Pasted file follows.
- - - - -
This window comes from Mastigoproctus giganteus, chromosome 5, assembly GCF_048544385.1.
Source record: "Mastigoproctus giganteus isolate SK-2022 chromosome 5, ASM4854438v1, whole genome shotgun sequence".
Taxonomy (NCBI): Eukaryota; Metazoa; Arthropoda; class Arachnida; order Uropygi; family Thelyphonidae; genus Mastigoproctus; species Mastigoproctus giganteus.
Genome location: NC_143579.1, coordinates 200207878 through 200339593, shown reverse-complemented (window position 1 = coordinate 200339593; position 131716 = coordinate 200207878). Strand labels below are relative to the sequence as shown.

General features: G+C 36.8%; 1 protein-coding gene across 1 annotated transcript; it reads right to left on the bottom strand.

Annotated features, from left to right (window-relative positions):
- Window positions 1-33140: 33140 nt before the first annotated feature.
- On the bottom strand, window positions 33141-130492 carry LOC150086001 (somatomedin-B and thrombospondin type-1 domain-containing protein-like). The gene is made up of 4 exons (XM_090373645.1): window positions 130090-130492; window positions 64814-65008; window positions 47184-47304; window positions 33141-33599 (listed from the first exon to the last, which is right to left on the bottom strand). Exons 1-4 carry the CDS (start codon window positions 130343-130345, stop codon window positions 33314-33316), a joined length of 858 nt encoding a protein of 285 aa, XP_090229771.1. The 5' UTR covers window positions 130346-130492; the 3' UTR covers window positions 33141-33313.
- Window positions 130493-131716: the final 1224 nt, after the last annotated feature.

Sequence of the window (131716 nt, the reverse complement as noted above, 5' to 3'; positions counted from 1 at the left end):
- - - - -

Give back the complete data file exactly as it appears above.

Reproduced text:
This window comes from Mastigoproctus giganteus, chromosome 5, assembly GCF_048544385.1.
Source record: "Mastigoproctus giganteus isolate SK-2022 chromosome 5, ASM4854438v1, whole genome shotgun sequence".
Taxonomy (NCBI): Eukaryota; Metazoa; Arthropoda; class Arachnida; order Uropygi; family Thelyphonidae; genus Mastigoproctus; species Mastigoproctus giganteus.
Genome location: NC_143579.1, coordinates 200207878 through 200339593, shown reverse-complemented (window position 1 = coordinate 200339593; position 131716 = coordinate 200207878). Strand labels below are relative to the sequence as shown.

General features: G+C 36.8%; 1 protein-coding gene across 1 annotated transcript; it reads right to left on the bottom strand.

Annotated features, from left to right (window-relative positions):
- Window positions 1-33140: 33140 nt before the first annotated feature.
- On the bottom strand, window positions 33141-130492 carry LOC150086001 (somatomedin-B and thrombospondin type-1 domain-containing protein-like). The gene is made up of 4 exons (XM_090373645.1): window positions 130090-130492; window positions 64814-65008; window positions 47184-47304; window positions 33141-33599 (listed from the first exon to the last, which is right to left on the bottom strand). Exons 1-4 carry the CDS (start codon window positions 130343-130345, stop codon window positions 33314-33316), a joined length of 858 nt encoding a protein of 285 aa, XP_090229771.1. The 5' UTR covers window positions 130346-130492; the 3' UTR covers window positions 33141-33313.
- Window positions 130493-131716: the final 1224 nt, after the last annotated feature.

Sequence of the window (131716 nt, the reverse complement as noted above, 5' to 3'; positions counted from 1 at the left end):